British Indian climate action champion Alok Sharma to step away as MP

British Indian climate action champion Alok Sharma to step away as MP
Courtesy: Pool / Pool | Getty Images Entertainment Via Getty Images

Senior Tory Party MP and former president of the COP26 climate summit Alok Sharma has revealed plans to step away as a member of Parliament as he shared a statement to his local Conservative Association informing them of his decision to not contest the next general election.  

The 56-year-old Agra-born politician, who was knighted as Sir Alok in King Charles III’s 2023 New Year’s Honours list for his contribution to combatting climate change through his leadership at COP26, said he will continue to champion environmental causes in the House of Commons for the remainder of his term.  

Sharma said: “This has not been an easy decision for me. It has been the honour of my life to serve as the MP for a constituency in the town where I grew up and a privilege to serve in government and represent the UK on the international stage. 

“I will continue to support my Conservative colleagues and serve my constituents diligently for the remainder of my time as an MP, as well as champion in Parliament the causes I care deeply about, especially climate action.” 

Sharma's Reading West constituency has undergone a boundary change and will become Reading West & Mid Berkshire in time for the next general election, expected in 2024. 

His decision comes after over 20 years as a frontline political leader, selected as a parliamentary candidate in 2006 and then elected as Tory MP in 2010. In various roles in the Cabinet since then, Sharma has served as Secretary of State for Business, Energy and Industrial Strategy and International Development until he was conferred a Cabinet-level role as COP26 president by former UK prime minister Boris Johnson in January 2021.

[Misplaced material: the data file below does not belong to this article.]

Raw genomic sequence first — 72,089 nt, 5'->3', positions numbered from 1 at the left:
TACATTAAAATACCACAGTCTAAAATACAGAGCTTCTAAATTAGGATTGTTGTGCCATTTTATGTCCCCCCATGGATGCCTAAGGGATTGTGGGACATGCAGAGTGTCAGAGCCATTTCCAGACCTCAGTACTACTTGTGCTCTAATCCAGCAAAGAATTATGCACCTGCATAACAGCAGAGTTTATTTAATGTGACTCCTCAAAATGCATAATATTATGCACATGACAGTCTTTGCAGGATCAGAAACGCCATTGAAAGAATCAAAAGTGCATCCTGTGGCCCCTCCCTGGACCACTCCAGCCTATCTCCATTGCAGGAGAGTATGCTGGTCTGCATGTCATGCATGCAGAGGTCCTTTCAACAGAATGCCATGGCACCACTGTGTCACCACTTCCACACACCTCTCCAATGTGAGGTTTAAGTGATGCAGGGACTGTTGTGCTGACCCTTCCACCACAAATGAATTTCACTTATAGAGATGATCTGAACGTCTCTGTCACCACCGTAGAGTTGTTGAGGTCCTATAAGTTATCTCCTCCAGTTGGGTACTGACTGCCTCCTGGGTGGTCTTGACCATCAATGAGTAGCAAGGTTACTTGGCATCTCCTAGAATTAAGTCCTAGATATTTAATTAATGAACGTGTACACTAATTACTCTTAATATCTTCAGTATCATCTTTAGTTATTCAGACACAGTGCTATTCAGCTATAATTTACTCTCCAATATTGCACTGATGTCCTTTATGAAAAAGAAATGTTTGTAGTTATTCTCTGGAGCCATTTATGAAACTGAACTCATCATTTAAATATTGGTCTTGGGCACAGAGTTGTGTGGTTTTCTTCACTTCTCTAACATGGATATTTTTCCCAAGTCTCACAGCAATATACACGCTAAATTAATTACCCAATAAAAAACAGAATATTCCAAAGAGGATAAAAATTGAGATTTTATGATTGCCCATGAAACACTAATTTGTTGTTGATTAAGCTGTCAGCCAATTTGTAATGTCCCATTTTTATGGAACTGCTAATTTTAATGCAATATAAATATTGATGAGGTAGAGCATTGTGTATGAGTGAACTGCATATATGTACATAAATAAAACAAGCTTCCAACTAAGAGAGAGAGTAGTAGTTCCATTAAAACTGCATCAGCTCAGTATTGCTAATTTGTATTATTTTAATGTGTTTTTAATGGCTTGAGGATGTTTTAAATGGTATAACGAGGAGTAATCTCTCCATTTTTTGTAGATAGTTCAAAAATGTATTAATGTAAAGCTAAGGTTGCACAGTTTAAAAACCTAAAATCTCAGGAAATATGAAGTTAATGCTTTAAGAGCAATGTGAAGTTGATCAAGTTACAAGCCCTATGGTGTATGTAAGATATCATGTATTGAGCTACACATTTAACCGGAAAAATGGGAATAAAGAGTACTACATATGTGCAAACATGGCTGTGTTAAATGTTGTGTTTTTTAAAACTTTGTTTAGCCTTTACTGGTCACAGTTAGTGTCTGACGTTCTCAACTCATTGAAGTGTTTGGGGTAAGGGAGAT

Now on the backbenches, he most recently spoke of his concerns about the government’s delay in certain targets towards meeting the country's climate action Net Zero pledge by 2050. 


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“Chopping and changing policies creates uncertainty for businesses and the public. Ultimately this makes it more difficult to attract investment and pushes up costs for consumers,” he said last week.  

Prior to entering Parliament, the married father of two daughters qualified as a chartered accountant with Coopers & Lybrand Deloitte, and then worked for 16 years within banking, first with the Japanese firm Nikko Securities and then Enskilda Securities (the investment banking arm of SE Banken), where he held senior roles based out of London, Stockholm and Frankfurt, including serving as a member of the bank's Corporate Finance Global Management Committee. 

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